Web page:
Saturday, February 26, 2011

profits and regulatory regimes

Warren Buffett's annual letter to the shareholders of Berkshire Hathaway is out, and includes the following paragraph, in the discussion of the regulated utilities Berkshire Hathaway owns:
In its electric business, MidAmerican has a comparable record [to those of gas pipelines discussed in the previous paragraph]. Iowa rates have not increased since we purchased our operation there in 1999. During the same period, the other major electric utility in the state has raised prices more than 70% and now has rates far above ours. In certain metropolitan areas in which the two utilities operate side by side, electric bills of our customers run far below those of their neighbors. I am told that comparable houses sell at higher prices in these cities if they are located in our service area.
I presume that the prices charged by regulated utilities with different "service areas" are set by a regulator, likely based on appeals by the utility to raise rates once in a while. "Cost-plus" contracts are not uncommon, even in purely private-market agreements, but they are pretty much ubiquitous in utility regulation, where regulators will set prices to insure some predetermined return to investment on capital by the utility. The reason for its use in both circumstances is that comparatively easy to negotiate, especially if the seller (i.e. the agent initially bearing this cost) is somewhat risk averse.

It also has terrible incentive effects, and, while I think it appeals to some people's sense of fairness, it grates terribly against mine. I have thought that if I were regulating utilities in New York, I would tell them I'm going to tie their prices to the costs of regulated utilities in California, Florida, Montana — not necessarily to say that the cost in New York should be the same as elsewhere in the country (I would allow a multiplicative factor, and perhaps an additive one, rather than simply use the average cost elsewhere), but if the costs go up uniquely in New York, I'm inclined to think the New York utilities are doing something wrong, and if they drop uniquely in New York, I think they're doing something right. So, Con Ed, cut your costs, and you get to keep the bulk of the savings as added profits; if your costs get out of line, don't call me in off the golf course to bail you out of your mess.* This encourages cost reduction, but it also frankly seems fairer to me than the current system where any cost controls are a function of the regulator micromanaging the utility or being reluctant for political reasons to raise prices too quickly.

Even within Iowa, rural areas surely cost more per kilowatt hour to serve than urban areas, and there may be factors between neighborhoods that affect costs, but I wouldn't expect any of these to change by a differential factor of 1.7 over the course of a decade — as Warren Buffett implies, it seems reasonable to infer that at least some, and probably most, of that change is attributable to factors under the control of the respective managements of the two utilities. It would make sense to me for the regulator to raise prices by 3% for MidAmerican, cut them by 7% for the other utility — assuming they're more than 20% different or so in apparently similar neighborhoods — and say to the higher-cost utility, "you figure it out."

Ideally, this is how a competitive market would work. There are reasons to believe that this sort of market can't be made competitive per se, but the textbook ideal of the competitive market gives us an ideal to aspire to when we're forced to step in, even to the point of setting prices for natural monopolies. In the ideal competitive market, a company is given the price at which it can sell its output and the prices at which it can buy its inputs, can enter and leave the market easily, and gets to produce as much as it can produce profitably. If it can't produce anything profitably, it drops out, leaving the market to firms that can; if it can produce profitably, those profits represent exactly the extent to which the firm is better than the "marginal" firm — one that's right on the edge between entering the market or not, or leaving the market or not — at doing what it's doing. This ideal is, of course, not going to be exactly met, especially in the case of regulated utilities (for which free entry and exit isn't going to be anywhere near true), and it would be a good idea at least to figure out how a bankruptcy would be handled if a company is run into the ground, but I think this sort of approach would yield fewer problems than the regulatory system we have now.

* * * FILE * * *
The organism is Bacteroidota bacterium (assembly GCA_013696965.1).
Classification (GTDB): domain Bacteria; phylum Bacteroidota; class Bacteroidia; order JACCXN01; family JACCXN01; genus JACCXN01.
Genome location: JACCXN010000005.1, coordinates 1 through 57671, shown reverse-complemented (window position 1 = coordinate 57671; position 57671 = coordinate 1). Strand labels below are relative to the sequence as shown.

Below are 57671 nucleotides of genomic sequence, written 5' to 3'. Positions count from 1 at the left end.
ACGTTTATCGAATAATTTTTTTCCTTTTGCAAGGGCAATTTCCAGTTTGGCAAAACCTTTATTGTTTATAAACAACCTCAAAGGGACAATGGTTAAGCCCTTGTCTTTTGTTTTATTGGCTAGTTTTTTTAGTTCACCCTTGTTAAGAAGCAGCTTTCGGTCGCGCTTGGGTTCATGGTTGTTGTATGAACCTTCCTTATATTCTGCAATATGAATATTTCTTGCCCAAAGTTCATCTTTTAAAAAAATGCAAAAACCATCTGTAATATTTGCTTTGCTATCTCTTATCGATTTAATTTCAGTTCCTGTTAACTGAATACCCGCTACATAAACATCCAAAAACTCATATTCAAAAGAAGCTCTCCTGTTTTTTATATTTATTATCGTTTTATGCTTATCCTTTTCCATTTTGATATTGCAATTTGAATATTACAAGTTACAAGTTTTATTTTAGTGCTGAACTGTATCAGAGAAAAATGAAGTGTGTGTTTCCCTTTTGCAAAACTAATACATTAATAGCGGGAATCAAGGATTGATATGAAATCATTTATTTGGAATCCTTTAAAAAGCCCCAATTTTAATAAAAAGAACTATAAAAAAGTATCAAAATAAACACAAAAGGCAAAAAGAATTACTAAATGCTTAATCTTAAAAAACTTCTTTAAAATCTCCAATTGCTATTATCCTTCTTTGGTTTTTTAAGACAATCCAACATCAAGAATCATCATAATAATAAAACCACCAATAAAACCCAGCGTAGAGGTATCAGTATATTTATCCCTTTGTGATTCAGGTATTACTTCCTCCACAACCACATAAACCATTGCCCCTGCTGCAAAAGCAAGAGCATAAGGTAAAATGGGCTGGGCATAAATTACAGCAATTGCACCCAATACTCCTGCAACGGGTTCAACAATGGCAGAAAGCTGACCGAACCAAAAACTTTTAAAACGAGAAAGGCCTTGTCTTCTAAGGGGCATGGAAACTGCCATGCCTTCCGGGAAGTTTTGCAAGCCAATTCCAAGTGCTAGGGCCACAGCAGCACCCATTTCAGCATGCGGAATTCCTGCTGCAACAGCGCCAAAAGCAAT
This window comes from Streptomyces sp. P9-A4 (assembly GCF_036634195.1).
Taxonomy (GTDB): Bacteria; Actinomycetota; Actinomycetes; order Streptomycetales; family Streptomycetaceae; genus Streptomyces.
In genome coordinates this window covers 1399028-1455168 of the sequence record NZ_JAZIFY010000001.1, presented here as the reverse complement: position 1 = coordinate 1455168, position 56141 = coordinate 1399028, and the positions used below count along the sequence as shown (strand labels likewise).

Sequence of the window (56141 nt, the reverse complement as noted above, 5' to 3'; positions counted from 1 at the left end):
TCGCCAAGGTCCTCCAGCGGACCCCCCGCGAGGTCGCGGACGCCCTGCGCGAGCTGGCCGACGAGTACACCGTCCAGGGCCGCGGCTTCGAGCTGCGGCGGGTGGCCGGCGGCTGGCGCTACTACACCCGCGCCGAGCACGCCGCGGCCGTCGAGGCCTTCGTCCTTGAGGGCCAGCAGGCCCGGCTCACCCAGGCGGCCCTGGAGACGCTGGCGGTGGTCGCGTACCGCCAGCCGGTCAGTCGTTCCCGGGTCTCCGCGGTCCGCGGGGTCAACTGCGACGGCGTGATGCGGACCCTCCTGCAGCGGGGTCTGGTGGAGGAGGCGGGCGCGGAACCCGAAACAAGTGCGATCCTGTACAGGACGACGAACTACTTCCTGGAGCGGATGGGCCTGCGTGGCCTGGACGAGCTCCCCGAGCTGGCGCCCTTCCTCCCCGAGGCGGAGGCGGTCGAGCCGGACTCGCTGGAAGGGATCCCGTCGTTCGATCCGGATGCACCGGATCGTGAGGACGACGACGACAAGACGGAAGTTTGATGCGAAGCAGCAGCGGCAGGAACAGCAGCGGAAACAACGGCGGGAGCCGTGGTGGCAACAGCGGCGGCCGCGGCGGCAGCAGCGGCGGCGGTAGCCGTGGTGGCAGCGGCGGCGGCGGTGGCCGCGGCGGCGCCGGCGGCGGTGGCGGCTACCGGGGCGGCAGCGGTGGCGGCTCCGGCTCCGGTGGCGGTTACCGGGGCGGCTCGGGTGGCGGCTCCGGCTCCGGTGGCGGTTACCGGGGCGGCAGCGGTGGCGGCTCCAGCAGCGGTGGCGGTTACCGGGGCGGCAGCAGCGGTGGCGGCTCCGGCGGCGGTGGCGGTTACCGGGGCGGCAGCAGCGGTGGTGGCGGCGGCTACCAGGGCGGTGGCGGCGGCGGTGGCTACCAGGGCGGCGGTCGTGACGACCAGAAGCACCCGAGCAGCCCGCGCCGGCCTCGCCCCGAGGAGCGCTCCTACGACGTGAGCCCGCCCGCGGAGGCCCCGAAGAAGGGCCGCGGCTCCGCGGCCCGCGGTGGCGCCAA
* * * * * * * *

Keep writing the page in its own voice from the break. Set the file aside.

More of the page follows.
* Figuratively. I don't golf.

Wednesday, February 2, 2011

endogenous depreciation with specific capital

This is even less developed than most of the thoughts I post here, but I've been thinking recently about models of specific capital — macroeconomic models tend to deal with aggregates, so that a factory that produces cars is the same as a stable of machines that produce houses, provided the factory and the machines cost the same amount, and Hayek in particular complained about the importance of limitations on repurposing of capital. This came into my head a couple of weeks ago when my macro professor noted that downturns in the economy tend to be short and sharp, with expansions longer and more gentle, and I noted to myself that specific capital with shocks to demand would produce this pattern. What occurred to me yesterday was that, if different forms of capital have different rates of depreciation, then the aggregate depreciation rate would tend to increase with uncertainty in future demand, i.e. that if you're buying/producing a capital good when you're not sure what demand will look like in 20 years, capital that will depreciate in 20 years looks more attractive compared to capital that will depreciate in 50 years than if there isn't that uncertainty.